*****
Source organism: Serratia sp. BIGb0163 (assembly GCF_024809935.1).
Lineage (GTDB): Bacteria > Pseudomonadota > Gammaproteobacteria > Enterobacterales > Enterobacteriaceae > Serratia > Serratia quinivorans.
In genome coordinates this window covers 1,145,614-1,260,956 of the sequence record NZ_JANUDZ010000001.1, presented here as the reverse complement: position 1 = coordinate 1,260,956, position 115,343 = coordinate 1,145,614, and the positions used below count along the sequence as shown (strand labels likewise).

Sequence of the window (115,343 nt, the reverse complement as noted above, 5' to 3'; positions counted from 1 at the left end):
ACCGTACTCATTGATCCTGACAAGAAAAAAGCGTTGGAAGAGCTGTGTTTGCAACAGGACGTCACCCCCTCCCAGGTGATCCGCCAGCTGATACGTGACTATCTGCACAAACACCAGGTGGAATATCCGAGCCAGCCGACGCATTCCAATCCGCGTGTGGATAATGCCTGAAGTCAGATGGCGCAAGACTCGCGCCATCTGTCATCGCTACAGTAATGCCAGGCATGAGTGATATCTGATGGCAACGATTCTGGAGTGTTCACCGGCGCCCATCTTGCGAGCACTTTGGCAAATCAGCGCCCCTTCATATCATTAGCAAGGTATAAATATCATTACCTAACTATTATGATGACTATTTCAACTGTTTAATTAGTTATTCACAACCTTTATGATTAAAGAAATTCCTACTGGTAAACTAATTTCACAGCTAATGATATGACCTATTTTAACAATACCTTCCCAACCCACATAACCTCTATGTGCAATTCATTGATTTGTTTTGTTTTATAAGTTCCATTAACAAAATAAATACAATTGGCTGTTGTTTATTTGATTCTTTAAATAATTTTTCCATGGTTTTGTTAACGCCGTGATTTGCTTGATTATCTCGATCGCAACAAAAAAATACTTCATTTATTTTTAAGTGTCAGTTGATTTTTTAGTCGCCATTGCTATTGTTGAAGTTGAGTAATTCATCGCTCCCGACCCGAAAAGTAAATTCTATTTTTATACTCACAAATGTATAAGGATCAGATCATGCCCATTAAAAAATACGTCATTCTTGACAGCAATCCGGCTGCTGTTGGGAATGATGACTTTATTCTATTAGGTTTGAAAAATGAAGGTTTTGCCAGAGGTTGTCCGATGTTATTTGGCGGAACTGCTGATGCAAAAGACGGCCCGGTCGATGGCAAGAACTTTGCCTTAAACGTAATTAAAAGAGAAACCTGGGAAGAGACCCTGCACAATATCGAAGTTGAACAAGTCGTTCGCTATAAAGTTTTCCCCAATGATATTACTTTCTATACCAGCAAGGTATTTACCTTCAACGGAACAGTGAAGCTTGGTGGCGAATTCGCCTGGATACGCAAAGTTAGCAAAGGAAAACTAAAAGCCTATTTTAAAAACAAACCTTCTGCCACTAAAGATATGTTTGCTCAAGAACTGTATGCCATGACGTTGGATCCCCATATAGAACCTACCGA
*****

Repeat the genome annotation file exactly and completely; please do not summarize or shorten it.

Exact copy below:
Source organism: Serratia sp. BIGb0163 (assembly GCF_024809935.1).
Lineage (GTDB): Bacteria > Pseudomonadota > Gammaproteobacteria > Enterobacterales > Enterobacteriaceae > Serratia > Serratia quinivorans.
In genome coordinates this window covers 1,145,614-1,260,956 of the sequence record NZ_JANUDZ010000001.1, presented here as the reverse complement: position 1 = coordinate 1,260,956, position 115,343 = coordinate 1,145,614, and the positions used below count along the sequence as shown (strand labels likewise).

Sequence of the window (115,343 nt, the reverse complement as noted above, 5' to 3'; positions counted from 1 at the left end):
ACCGTACTCATTGATCCTGACAAGAAAAAAGCGTTGGAAGAGCTGTGTTTGCAACAGGACGTCACCCCCTCCCAGGTGATCCGCCAGCTGATACGTGACTATCTGCACAAACACCAGGTGGAATATCCGAGCCAGCCGACGCATTCCAATCCGCGTGTGGATAATGCCTGAAGTCAGATGGCGCAAGACTCGCGCCATCTGTCATCGCTACAGTAATGCCAGGCATGAGTGATATCTGATGGCAACGATTCTGGAGTGTTCACCGGCGCCCATCTTGCGAGCACTTTGGCAAATCAGCGCCCCTTCATATCATTAGCAAGGTATAAATATCATTACCTAACTATTATGATGACTATTTCAACTGTTTAATTAGTTATTCACAACCTTTATGATTAAAGAAATTCCTACTGGTAAACTAATTTCACAGCTAATGATATGACCTATTTTAACAATACCTTCCCAACCCACATAACCTCTATGTGCAATTCATTGATTTGTTTTGTTTTATAAGTTCCATTAACAAAATAAATACAATTGGCTGTTGTTTATTTGATTCTTTAAATAATTTTTCCATGGTTTTGTTAACGCCGTGATTTGCTTGATTATCTCGATCGCAACAAAAAAATACTTCATTTATTTTTAAGTGTCAGTTGATTTTTTAGTCGCCATTGCTATTGTTGAAGTTGAGTAATTCATCGCTCCCGACCCGAAAAGTAAATTCTATTTTTATACTCACAAATGTATAAGGATCAGATCATGCCCATTAAAAAATACGTCATTCTTGACAGCAATCCGGCTGCTGTTGGGAATGATGACTTTATTCTATTAGGTTTGAAAAATGAAGGTTTTGCCAGAGGTTGTCCGATGTTATTTGGCGGAACTGCTGATGCAAAAGACGGCCCGGTCGATGGCAAGAACTTTGCCTTAAACGTAATTAAAAGAGAAACCTGGGAAGAGACCCTGCACAATATCGAAGTTGAACAAGTCGTTCGCTATAAAGTTTTCCCCAATGATATTACTTTCTATACCAGCAAGGTATTTACCTTCAACGGAACAGTGAAGCTTGGTGGCGAATTCGCCTGGATACGCAAAGTTAGCAAAGGAAAACTAAAAGCCTATTTTAAAAACAAACCTTCTGCCACTAAAGATATGTTTGCTCAAGAACTGTATGCCATGACGTTGGATCCCCATATAGAACCTACCGA